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Black Ace - I'm The Boss Card In Your Hand

Cod.artículo: 374


Precio: $15.00

CD 374

B.K. Turner "Black Ace" — vocals and National steel guitar.

Recorded in 1960 by Chris Strachwitz and Paul Oliver. Includes most of ARH LP 1003, a few previously unissued selections, and all 6 titles Ace recorded commercially in the 1930s.

1. I Am The Black Ace
2. Bad Times Stomp
3. Drink On Little Girl
4. Santa Fe Blues
5. New Trifling Woman
6. Evil Woman Blues
7. Fore Day Creep
8. Little Augie
9. Your Legs Too Little
10. No Good Woman
11. Santa Claus Blues
12. Golden Slipper
13. Hitchhiking Woman
14. Ace's Guitar Blues
15. Beer Drinking Woman
16. Ace's Guitar Breakdown
17. I've Been In Love With You Baby
18. Trifling Woman
19. Black Ace
20. You Gonna Need My Help Someday
21. Whiskey And Women
22. Christmas Time Blues
23. Lowing Heifer

REVIEWS

“the definitive Black Ace collection. Black Ace is an artist often passed over by blues listeners because he recorded so little and doesn't fit into any of the most well-known regional stylistic categories. His music is beautiful, though, with a sensitive styling that is totally his own.”

(Brett Bonner — Living Blues)

“In the late '30s, a Texan by the name of Babe Karo Lemon Turner released a single called `Black Ace Blues.' A Fort Worth radio station started to use the cut as a theme song and soon Turner assumed the moniker. Long before Jeff Healy piqued the music world's curiosity by playing guitar on his lap, Black Ace was playing a National steel guitar on his lap with a slide. He was one of only a few bluesmen who used this technique, the others being Kokomo Arnold and Black Ace's mentor, Oscar `Buddy' Woods. After only a few recordings in the '30s he remained dormant until Arhoolie Records' Chris Strachwitz ventured to his Fort Worth home in 1960 and brought the obscure bluesman back to the public's ear. Those recordings were originally issued the following year on Black Ace's only LP. With the fortunate advent of compact discs, we now have the pleasure of hearing the slide guitarist again some 30 years later. This disc features both the original sides from the '30s and those waxed in '60 including three never issued before. Except for one song left out from the '60s sessions, this is thus the complete Black Ace.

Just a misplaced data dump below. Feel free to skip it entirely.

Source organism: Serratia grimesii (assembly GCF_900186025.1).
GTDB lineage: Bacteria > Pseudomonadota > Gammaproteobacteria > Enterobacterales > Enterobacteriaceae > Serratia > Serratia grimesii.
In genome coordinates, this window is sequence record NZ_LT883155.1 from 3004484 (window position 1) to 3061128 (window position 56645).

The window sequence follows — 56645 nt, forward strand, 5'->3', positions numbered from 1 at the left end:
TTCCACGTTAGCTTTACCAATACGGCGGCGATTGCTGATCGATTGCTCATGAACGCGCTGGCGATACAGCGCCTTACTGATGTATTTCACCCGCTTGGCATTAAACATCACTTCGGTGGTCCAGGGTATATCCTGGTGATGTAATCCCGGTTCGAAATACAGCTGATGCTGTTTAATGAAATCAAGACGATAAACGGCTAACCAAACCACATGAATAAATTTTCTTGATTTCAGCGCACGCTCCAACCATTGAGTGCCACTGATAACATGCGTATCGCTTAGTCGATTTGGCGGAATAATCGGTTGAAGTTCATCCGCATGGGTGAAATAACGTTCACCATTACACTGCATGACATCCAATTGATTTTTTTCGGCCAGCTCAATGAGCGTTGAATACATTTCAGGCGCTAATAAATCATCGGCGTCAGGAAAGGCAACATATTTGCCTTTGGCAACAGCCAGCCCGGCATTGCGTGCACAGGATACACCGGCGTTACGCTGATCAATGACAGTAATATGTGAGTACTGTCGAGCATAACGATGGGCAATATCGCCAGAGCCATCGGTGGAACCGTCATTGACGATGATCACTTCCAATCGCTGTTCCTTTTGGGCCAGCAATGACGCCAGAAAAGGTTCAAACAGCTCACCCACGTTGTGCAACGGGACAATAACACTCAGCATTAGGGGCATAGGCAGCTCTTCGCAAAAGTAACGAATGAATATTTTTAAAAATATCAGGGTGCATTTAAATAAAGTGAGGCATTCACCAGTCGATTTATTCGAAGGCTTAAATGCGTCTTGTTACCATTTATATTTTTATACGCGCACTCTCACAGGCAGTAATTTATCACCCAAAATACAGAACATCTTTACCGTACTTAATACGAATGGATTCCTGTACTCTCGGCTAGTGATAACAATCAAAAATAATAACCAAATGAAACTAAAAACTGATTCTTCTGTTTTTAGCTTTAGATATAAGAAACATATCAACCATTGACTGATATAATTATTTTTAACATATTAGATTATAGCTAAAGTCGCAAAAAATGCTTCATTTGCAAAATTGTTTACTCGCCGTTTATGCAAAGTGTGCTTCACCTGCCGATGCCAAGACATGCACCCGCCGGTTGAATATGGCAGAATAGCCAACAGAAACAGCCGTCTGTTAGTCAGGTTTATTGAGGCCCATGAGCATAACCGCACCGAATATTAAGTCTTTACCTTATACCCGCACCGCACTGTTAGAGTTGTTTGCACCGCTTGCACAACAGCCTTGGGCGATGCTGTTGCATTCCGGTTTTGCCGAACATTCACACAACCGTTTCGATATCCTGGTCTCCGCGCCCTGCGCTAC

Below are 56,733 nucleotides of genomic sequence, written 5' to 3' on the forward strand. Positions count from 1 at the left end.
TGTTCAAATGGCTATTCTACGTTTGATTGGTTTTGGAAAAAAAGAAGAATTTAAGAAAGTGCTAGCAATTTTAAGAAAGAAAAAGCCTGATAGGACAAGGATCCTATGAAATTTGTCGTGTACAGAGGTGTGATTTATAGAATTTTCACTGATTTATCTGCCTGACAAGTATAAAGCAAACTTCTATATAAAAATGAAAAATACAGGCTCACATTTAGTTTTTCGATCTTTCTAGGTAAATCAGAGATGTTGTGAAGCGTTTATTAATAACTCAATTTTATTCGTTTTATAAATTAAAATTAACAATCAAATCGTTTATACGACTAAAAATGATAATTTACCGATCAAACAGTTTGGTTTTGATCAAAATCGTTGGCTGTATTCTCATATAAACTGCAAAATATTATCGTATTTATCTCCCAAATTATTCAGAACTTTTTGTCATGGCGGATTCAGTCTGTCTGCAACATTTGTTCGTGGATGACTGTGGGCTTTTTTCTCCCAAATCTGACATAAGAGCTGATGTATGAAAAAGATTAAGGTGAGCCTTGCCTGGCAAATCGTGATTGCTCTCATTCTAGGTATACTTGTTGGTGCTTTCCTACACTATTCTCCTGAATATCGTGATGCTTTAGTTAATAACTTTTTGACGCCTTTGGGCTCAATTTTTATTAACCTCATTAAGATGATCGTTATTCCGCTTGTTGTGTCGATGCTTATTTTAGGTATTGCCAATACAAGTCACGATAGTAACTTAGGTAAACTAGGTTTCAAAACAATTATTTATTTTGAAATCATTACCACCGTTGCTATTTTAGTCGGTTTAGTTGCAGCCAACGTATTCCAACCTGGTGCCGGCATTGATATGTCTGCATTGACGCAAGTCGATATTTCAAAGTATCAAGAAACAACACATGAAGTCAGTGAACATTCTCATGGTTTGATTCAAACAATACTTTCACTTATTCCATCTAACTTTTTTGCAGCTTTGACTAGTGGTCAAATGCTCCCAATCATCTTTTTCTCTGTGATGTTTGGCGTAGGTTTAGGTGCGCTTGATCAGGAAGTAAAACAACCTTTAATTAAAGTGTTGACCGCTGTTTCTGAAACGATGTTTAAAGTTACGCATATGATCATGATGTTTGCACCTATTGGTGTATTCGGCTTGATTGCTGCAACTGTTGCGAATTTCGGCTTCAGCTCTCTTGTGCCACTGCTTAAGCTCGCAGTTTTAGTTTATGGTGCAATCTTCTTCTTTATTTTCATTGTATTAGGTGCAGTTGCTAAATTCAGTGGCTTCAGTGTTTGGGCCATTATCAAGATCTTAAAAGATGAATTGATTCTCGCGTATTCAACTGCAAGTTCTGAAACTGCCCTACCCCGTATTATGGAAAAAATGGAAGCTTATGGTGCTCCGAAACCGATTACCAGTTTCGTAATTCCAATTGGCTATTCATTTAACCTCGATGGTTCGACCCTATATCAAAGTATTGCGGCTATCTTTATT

Borrowing as much from Lonnie Johnson as Robert Johnson, Black Ace's style is much more city-like than the latter and less rough around the edges. While it is not as intense as Robert Johnson, it tends to be a little bit more listenable. Of the 70 minutes of music on this disc, almost all of it revolves around women, most of them bad ones. Even the Christmas songs `Christmas Time Blues' and `Santa Claus Blues,' beg not for better times or more money but, you guessed it, for the return of Black Ace's baby.

While his singing is impassioned and brooding, the real treat of Black Ace is his slide guitar playing. His Hawaii-meets-the-Delta playing style is both melodic and passionate, simple yet meaningful. A few instrumental numbers, `Bad Times Stomp,' `Ace's Guitar Blues' and `Ace's Guitar Breakdown,' focus on this aspect and leave questions as to just why this man is not openly enamored by today's guitarists like Ry Cooder and Eric Clapton. With the clear recording of this compact disc, that may change.”

(Scott Cooper —Santa Cruz Sentinel)